My 2005.5 KTM 950 Adventure has worn the same Touratech skidplate since it was new, and from the photo it is easy to see it has stood the test of time well, and is still completely serviceable. Even just looking at the few years I have owned this machine, it has gone over countless downed trees, a few enduro-cross style partly buried in tractor-tires, two desert races, and an 8 hour iron-man GP. That is not including the thousands of miles of Backcountry Discovery Routes, Touratech Rally scouting, and other more pedestrian dirt uses. Really, the only reason I am installing a new one is because we are cooking up some skidplate tests, and want to track the progression of scars and damage over the next year, as well as write the installation walk through found below.
A quick note on skidplate technology: Like with most things on motorcycles, weight and strength are always the two opposing factors. You could get your crazy uncle to weld up some absurd 1/4” thick plate steel monstrosity that would never fail, and it would probably also stop small-arms fire. The downside is it would also weigh the same as a bank vault door. There is a balance that needs to be found. Protect the vital bits, but do it without adding too much weight.
I know I ran my original Touratech skidplate, though more than it should have handled, and it did fine. I couldn’t make my skidplate fail, and I beat on it like it owed me money.
Installation is really easy. Remove the stock “skidplate,” and pull the rubbers. Since it is now 2015, I would recommend just buying new rubber bits, they are cheap (KTM PN: 600.03.096.000), and the stock ones tend get hard and brittle over time.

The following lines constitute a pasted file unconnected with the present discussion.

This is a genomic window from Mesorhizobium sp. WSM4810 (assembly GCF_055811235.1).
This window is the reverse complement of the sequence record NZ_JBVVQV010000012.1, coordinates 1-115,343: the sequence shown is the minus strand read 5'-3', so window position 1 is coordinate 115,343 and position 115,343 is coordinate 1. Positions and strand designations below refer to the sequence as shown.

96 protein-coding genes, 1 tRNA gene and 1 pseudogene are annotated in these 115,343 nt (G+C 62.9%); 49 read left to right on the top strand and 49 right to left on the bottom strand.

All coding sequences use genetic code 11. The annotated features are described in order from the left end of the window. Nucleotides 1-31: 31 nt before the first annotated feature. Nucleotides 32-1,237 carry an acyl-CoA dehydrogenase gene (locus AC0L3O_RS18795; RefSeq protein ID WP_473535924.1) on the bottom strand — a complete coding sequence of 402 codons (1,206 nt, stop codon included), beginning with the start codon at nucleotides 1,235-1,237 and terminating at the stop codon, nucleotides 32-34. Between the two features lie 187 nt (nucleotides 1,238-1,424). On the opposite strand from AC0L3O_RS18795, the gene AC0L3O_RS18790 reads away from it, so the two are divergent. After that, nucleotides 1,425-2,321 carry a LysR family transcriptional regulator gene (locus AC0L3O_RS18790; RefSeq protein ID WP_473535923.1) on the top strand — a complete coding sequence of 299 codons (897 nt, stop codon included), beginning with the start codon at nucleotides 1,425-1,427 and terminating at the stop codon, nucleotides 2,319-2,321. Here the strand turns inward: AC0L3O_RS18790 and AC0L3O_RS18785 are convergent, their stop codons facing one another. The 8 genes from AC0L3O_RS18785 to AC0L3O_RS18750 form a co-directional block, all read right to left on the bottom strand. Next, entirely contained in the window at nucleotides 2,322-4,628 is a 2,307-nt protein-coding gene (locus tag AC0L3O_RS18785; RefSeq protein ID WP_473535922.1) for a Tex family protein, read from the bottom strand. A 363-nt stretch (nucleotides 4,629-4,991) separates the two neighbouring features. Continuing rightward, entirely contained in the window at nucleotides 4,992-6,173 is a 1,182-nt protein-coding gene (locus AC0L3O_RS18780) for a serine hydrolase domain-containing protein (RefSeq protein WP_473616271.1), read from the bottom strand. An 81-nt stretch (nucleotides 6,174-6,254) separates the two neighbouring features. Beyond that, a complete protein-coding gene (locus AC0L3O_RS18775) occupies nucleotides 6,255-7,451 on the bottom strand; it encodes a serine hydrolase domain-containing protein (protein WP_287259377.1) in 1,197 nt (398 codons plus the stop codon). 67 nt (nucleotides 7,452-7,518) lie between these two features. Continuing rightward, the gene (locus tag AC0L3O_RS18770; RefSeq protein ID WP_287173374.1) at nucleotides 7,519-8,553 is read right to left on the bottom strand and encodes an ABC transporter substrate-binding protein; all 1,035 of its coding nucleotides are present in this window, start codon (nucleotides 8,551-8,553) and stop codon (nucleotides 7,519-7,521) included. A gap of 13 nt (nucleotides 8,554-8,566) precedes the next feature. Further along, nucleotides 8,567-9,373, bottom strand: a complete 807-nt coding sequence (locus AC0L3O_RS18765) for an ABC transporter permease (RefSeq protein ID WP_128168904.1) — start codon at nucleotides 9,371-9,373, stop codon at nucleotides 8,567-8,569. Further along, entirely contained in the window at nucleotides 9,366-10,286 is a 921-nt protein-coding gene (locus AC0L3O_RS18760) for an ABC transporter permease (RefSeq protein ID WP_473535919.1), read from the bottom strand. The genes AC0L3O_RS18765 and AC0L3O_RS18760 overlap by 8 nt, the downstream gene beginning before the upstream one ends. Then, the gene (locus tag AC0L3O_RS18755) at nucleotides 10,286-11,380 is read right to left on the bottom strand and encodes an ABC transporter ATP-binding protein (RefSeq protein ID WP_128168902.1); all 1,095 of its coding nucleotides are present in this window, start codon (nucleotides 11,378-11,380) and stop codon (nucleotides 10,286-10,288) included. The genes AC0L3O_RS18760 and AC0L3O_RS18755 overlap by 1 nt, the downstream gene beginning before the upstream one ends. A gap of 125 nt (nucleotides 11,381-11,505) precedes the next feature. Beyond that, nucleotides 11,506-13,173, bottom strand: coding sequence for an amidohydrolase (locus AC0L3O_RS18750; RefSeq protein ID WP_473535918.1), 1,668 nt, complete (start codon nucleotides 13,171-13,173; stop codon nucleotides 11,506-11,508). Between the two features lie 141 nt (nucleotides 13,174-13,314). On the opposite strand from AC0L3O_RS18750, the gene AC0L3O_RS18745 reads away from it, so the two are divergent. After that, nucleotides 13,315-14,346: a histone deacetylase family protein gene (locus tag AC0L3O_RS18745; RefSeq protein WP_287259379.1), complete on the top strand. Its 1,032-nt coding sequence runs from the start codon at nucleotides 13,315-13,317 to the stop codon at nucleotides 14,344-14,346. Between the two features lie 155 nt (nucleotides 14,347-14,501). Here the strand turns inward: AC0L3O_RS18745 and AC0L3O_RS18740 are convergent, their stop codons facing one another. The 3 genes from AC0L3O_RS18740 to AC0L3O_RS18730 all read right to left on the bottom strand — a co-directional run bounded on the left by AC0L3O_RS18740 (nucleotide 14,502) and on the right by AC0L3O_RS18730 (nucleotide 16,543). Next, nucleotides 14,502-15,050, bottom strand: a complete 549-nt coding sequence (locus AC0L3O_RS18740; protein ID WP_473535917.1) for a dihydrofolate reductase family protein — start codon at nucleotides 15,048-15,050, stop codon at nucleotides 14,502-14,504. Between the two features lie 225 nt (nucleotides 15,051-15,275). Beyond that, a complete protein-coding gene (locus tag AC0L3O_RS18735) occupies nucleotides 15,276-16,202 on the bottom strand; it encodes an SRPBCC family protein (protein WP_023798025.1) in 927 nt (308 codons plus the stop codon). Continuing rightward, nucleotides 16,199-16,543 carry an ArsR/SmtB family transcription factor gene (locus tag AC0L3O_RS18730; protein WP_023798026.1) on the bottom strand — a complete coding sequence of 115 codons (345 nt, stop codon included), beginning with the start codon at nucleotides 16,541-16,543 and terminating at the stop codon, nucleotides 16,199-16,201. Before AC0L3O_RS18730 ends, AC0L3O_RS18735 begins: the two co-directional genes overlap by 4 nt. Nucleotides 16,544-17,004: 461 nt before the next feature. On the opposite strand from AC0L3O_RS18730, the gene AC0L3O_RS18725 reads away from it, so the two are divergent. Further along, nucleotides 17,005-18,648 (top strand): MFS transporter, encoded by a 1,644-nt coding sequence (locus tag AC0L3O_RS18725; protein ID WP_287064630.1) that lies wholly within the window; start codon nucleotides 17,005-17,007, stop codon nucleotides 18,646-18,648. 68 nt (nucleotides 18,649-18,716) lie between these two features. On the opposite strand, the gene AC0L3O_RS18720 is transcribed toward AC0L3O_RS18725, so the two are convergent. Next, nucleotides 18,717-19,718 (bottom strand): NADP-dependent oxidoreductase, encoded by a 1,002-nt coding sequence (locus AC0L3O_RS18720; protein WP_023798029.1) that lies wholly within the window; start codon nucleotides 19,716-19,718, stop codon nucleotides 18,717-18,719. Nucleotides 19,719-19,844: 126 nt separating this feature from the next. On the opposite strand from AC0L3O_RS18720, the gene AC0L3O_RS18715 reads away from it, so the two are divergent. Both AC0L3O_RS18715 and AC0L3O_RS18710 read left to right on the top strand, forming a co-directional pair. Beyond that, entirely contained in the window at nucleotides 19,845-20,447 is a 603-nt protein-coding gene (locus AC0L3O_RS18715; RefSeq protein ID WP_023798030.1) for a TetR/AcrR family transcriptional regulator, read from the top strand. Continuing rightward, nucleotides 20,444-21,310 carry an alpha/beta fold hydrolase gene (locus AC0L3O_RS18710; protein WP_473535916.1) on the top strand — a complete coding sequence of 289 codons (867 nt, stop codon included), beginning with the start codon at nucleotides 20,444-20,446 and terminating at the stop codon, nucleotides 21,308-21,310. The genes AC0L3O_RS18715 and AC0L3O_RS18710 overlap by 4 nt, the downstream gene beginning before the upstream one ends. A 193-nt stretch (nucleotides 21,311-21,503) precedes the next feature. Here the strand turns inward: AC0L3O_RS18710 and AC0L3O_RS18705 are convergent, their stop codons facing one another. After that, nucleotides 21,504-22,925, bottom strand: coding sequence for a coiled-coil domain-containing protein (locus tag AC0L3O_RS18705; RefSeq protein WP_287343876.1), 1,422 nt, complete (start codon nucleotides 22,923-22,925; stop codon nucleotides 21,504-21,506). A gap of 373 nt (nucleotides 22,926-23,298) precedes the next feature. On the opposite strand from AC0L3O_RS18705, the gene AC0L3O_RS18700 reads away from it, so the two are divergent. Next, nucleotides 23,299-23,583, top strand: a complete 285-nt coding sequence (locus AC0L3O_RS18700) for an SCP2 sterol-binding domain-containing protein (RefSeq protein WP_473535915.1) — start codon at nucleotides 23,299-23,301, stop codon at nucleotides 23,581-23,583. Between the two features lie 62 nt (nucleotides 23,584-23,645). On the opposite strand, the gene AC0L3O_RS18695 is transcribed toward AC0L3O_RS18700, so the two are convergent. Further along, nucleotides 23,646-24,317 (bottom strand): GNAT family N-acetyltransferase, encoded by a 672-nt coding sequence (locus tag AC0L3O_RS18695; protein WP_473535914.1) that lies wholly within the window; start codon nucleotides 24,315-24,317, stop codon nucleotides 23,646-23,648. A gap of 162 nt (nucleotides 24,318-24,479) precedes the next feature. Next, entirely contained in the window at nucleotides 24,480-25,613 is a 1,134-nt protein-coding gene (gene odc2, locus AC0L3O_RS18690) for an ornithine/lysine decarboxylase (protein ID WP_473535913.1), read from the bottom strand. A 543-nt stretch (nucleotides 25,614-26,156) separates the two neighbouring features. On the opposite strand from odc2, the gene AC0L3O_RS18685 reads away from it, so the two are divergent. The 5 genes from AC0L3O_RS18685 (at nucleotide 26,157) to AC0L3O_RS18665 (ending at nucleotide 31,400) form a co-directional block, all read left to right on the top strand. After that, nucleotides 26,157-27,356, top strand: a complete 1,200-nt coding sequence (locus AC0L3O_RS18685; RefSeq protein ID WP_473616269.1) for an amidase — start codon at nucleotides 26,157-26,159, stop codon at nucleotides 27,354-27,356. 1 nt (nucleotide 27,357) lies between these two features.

Put the rubbers into the Touratech frame where required.
Install the awesome new skid plate to the original factory skidplate mounting points.
That is it.
If you have a 990 there is a bracket to install for the battery, this is shown in the provided instructions.
When doing an oil change, don’t try to use the oil drain hole for the sump, you’ll just make a mess. I tried it once, and now just remove the four bolts holding the skidplate on, and save the time of cleaning up the mess.
This is a great piece of gear, just look at the photos of KTM LC8’s racing and getting weird, most of the time you’ll find a Touratech Skidplate on the bottom side. Good luck out there, have fun, and godspeed.
About the author: Eric is an incurable motorcycle nut. He’s owned and wrenched on everything from vintage scooters and vintage motocross bikes to modern machines, and now spends much of his time riding and talking about adventure motorcycles. If you have called the Touratech store in Seattle or called the offices, chances are you’ve talked to Eric. Eric came in second place in the adventure class at the Stumpjumper Desert 100 Race in 2014, and recently finished the 2015 race in eighth place in the same class. He is a key part of the Touratech race team, and when he’s not racing a local hare-scramble or vintage motocross race, or working on motorcycles in his garage, he can be found roaming the Cascade mountains on his KTM 950 Adventure looking for new routes for the annual Touratech Rally.
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